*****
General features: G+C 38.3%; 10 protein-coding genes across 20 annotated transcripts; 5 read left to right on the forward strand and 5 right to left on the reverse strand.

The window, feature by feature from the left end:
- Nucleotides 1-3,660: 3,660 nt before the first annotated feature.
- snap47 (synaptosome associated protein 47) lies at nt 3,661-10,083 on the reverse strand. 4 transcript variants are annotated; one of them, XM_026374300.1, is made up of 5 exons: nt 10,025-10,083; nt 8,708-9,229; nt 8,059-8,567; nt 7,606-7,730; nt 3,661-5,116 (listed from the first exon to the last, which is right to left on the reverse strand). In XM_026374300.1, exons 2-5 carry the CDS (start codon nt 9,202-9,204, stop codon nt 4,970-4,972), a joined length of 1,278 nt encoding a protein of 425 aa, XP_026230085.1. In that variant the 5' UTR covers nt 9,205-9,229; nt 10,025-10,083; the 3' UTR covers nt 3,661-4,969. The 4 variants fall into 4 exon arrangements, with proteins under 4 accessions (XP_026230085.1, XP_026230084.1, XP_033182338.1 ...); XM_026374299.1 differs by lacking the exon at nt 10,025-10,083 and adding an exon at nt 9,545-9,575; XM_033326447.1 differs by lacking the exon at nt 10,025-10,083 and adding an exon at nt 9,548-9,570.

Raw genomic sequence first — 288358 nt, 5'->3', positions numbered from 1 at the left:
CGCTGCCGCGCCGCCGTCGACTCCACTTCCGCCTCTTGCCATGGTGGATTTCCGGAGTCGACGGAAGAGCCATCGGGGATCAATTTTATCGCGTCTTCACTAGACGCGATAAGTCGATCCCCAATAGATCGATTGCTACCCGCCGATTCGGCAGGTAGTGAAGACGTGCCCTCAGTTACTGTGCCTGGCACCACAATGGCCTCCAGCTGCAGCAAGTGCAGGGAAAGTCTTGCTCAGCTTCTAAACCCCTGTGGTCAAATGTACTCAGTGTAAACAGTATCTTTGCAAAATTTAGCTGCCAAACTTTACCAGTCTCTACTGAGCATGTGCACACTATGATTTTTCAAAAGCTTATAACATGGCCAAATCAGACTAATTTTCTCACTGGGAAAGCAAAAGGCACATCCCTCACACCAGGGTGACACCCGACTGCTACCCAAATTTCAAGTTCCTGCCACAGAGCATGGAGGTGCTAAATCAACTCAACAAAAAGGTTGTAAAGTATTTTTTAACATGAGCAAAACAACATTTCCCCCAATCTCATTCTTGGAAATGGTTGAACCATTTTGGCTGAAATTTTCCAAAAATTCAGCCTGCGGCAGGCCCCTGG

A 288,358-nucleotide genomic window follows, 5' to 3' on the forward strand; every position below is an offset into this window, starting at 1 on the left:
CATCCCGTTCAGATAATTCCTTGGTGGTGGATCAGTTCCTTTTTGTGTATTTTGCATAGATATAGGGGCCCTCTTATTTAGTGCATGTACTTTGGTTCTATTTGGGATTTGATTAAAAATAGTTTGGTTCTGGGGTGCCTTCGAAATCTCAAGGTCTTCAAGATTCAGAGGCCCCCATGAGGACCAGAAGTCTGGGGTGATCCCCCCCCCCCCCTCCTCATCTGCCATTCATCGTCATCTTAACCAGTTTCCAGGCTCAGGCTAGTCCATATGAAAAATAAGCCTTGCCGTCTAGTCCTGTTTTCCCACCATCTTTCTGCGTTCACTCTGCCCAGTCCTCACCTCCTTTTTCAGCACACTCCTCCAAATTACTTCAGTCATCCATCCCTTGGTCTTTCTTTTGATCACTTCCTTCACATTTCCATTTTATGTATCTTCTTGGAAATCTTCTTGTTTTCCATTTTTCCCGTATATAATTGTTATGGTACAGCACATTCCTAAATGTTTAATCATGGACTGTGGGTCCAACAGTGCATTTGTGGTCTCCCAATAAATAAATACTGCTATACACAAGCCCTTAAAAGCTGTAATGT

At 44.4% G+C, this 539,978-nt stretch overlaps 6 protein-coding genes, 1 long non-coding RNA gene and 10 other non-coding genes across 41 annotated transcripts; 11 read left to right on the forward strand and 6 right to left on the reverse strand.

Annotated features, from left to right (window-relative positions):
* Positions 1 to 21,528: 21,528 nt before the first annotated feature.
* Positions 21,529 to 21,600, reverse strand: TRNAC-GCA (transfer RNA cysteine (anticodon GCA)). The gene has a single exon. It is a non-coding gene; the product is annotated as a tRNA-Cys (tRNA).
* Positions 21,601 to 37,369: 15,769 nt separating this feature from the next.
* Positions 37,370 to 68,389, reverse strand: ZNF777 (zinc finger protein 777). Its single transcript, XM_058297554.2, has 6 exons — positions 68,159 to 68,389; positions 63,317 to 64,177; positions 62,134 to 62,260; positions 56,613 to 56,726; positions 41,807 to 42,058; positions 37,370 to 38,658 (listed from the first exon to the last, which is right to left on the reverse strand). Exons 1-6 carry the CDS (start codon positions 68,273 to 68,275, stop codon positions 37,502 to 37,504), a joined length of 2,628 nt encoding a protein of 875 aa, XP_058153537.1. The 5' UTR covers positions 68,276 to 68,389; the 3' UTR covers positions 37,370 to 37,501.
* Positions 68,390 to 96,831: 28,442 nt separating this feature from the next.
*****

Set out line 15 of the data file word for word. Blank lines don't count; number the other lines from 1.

* Positions 68,390 to 96,831: 28,442 nt separating this feature from the next.